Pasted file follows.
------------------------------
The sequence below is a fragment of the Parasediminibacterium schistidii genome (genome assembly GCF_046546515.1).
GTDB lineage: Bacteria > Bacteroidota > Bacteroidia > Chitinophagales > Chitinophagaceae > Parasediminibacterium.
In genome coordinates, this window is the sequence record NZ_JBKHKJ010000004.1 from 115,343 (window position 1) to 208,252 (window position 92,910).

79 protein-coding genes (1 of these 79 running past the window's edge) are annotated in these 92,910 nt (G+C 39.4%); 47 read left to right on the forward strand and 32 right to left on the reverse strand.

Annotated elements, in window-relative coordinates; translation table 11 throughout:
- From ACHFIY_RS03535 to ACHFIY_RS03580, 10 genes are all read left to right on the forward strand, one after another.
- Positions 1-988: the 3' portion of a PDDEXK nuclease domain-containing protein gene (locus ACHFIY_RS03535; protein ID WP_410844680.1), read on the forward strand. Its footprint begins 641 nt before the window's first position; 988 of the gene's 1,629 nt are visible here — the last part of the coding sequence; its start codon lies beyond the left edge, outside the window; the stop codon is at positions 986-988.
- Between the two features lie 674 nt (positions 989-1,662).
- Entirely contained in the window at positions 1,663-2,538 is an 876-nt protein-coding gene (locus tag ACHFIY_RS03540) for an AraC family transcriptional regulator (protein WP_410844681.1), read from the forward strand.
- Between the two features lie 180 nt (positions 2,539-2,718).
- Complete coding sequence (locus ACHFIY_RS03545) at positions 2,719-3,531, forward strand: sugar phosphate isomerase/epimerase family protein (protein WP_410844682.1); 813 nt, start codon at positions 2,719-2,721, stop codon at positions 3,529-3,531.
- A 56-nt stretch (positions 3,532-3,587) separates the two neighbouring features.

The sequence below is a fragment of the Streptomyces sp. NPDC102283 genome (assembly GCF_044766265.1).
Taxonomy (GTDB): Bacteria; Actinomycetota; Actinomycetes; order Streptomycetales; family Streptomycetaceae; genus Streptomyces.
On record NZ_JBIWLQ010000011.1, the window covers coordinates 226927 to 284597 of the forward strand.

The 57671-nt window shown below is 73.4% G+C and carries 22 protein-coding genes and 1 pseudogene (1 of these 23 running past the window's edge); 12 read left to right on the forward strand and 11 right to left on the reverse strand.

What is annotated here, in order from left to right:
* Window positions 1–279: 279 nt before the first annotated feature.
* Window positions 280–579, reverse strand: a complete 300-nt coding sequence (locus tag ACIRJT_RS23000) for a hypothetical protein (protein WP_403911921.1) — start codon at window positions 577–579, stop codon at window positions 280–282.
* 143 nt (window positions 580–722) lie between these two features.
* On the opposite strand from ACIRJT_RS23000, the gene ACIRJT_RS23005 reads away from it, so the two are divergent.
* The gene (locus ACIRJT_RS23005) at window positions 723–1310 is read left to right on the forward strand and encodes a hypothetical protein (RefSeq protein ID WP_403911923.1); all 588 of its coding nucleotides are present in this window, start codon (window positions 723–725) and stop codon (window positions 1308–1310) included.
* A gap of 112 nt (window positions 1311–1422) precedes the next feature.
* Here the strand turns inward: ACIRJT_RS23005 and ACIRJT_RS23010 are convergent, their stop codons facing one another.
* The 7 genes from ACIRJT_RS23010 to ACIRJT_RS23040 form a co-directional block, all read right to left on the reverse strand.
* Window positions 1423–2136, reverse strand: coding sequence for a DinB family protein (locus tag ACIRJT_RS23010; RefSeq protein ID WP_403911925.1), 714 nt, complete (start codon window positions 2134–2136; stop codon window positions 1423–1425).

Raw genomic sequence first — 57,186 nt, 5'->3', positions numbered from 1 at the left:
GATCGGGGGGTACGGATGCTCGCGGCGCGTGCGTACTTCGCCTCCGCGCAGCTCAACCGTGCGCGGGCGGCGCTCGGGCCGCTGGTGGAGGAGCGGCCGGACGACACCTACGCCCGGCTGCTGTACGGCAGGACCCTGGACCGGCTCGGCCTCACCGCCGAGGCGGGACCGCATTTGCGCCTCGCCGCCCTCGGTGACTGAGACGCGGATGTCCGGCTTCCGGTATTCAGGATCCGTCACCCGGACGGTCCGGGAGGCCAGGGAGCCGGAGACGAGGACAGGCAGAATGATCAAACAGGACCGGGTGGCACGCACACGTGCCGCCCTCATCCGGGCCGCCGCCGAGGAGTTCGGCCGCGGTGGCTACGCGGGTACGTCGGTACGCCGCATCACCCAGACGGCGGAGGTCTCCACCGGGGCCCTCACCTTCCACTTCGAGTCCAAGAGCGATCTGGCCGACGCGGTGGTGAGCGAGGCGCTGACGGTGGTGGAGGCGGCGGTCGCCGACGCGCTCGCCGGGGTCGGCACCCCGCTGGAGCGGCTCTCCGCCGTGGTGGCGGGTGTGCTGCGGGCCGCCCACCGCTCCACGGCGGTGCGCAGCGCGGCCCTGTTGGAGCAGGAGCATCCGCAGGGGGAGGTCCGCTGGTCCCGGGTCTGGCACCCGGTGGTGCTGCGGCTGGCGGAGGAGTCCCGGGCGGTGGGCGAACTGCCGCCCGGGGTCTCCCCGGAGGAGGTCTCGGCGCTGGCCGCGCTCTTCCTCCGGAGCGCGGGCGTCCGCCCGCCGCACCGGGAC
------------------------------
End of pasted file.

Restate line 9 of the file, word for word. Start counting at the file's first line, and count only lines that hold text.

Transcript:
- Entirely contained in the window at positions 1,663-2,538 is an 876-nt protein-coding gene (locus tag ACHFIY_RS03540) for an AraC family transcriptional regulator (protein WP_410844681.1), read from the forward strand.